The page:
Montana Fish, Wildlife and Parks, File, Associated Press
BILLINGS, Mont. — Western lawmakers said they will keep pushing to lift federal protections for gray wolves despite a proposed settlement between some environmentalists and the Obama administration.
The settlement faces several legal hurdles before it can go into effect, leaving uncertain whether it will be approved before lawmakers act.
The deal would lift endangered species protections for about 1,250 wolves and allow hunting in Idaho and Montana. Protections would be retained, at least temporarily, for almost 400 wolves in Wyoming and portions of Utah, Washington and Oregon.
The agreement also includes safeguards sought by environmentalists, most notably a scientific review in a few years that could put the species back on the endangered list if too many wolves are killed by hunting.
Yet Democratic Sen. Jon Tester of Montana told The Associated Press he won't wait to push through legislation if Congress can act more quickly. And in the House, Idaho Republican Rep. Mike Simpson said he, too, remains committed to his pending proposal to lift wolf protections.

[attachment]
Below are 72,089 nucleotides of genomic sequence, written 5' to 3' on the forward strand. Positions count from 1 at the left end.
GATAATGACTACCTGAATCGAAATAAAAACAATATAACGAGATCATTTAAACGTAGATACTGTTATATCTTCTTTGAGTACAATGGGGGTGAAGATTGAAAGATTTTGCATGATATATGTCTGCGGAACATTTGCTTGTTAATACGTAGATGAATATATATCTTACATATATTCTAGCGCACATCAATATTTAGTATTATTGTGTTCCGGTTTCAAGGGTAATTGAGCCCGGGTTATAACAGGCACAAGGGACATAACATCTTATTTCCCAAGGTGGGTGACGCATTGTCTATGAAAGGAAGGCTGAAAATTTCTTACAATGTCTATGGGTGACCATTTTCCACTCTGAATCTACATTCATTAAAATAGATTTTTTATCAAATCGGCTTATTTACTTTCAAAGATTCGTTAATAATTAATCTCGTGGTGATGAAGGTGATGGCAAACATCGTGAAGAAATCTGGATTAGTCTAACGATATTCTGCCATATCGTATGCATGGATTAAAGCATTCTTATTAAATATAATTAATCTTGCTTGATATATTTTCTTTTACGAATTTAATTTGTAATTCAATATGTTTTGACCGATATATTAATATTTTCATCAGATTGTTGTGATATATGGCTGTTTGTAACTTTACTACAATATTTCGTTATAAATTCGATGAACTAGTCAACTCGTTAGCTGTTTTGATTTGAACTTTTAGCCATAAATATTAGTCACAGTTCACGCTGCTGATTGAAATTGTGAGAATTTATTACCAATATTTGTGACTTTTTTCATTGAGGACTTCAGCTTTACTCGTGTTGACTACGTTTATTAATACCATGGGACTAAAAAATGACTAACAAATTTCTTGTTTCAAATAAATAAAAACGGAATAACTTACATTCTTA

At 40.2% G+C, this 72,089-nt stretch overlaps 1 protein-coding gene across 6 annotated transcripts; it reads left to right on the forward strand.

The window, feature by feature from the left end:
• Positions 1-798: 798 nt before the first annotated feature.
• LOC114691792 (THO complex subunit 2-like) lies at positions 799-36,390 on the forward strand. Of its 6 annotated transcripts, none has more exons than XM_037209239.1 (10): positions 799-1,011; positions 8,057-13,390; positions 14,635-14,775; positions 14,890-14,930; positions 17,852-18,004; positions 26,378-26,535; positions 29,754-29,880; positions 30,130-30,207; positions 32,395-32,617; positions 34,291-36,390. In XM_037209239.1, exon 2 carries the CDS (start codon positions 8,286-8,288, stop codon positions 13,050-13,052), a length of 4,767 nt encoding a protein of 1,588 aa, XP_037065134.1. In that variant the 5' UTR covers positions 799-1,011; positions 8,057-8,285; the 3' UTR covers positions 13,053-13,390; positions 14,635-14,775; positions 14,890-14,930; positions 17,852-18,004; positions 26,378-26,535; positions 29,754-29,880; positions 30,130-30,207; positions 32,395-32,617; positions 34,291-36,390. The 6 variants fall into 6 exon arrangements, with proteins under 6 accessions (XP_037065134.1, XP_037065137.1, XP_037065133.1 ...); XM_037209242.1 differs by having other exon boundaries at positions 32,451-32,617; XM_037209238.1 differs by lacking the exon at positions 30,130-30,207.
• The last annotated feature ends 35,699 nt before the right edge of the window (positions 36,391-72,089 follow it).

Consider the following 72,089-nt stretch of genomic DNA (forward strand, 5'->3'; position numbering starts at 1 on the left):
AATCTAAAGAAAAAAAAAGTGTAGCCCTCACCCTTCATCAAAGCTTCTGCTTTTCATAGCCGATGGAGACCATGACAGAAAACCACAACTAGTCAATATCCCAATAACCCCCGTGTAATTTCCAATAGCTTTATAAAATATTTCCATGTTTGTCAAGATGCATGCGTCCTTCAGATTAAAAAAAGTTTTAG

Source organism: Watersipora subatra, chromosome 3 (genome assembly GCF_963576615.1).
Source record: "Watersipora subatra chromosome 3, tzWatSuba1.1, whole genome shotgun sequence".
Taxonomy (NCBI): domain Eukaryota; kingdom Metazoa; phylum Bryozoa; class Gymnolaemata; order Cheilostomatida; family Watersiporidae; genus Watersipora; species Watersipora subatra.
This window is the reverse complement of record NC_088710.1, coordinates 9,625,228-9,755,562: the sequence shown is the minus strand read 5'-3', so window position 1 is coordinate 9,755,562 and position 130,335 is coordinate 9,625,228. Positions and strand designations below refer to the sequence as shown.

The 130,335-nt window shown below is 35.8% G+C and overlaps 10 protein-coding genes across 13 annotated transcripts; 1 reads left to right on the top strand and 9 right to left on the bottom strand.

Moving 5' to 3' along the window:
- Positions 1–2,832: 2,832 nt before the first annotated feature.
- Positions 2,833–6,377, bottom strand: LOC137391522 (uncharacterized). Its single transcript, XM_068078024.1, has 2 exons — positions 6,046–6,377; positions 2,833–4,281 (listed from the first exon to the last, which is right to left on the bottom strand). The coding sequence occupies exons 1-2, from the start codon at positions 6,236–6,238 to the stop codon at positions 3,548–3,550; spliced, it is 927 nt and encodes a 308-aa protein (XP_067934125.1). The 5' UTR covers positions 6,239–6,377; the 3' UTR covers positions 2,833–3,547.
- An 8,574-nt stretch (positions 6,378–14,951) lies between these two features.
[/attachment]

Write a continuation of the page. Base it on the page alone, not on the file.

Both lawmakers — and many others in the region — have said they prefer legislation that would prevent courts from again intervening in the issue.
U.S. District Judge Donald Molloy in Montana has twice rejected attempts by the U.S. Fish and Wildlife Service to declare wolves recovered in the Northern Rockies. The proposed settlement was filed with Molloy March 18 and he held a hearing on it last week but made no decision.
"I don't know when Judge Molloy is going to decide which way to go, whether to accept the settlement or not," Tester told the AP. Tester added that he was "looking for any opportunity" to pass a provision on wolves that already made it through the House once.
Ten environmental groups signed onto the settlement with the administration last month following almost a decade of litigation.
Some of the groups said they did so reluctantly, on the premise Congress would back down from bills considered to be dangerous precedents for undercutting the Endangered Species Act.
"We continue to think the settlement is the best step in a political strategy to head off disastrous congressional action," said Kieran Suckling with the Center for Biological Diversity.
"That's why we went into this settlement. Otherwise there wouldn't be much point," he added, saying his group still does not consider wolves adequately recovered.
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